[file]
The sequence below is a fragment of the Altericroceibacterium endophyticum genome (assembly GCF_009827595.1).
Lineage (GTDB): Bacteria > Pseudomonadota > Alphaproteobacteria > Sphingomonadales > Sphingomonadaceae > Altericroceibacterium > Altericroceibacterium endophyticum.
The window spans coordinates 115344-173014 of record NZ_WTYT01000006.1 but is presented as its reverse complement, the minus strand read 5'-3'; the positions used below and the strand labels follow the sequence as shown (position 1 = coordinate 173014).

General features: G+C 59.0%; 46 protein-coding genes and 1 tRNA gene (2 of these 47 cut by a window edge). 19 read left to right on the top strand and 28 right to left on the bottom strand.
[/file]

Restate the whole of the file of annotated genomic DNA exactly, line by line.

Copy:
The sequence below is a fragment of the Altericroceibacterium endophyticum genome (assembly GCF_009827595.1).
Lineage (GTDB): Bacteria > Pseudomonadota > Alphaproteobacteria > Sphingomonadales > Sphingomonadaceae > Altericroceibacterium > Altericroceibacterium endophyticum.
The window spans coordinates 115344-173014 of record NZ_WTYT01000006.1 but is presented as its reverse complement, the minus strand read 5'-3'; the positions used below and the strand labels follow the sequence as shown (position 1 = coordinate 173014).

General features: G+C 59.0%; 46 protein-coding genes and 1 tRNA gene (2 of these 47 cut by a window edge). 19 read left to right on the top strand and 28 right to left on the bottom strand.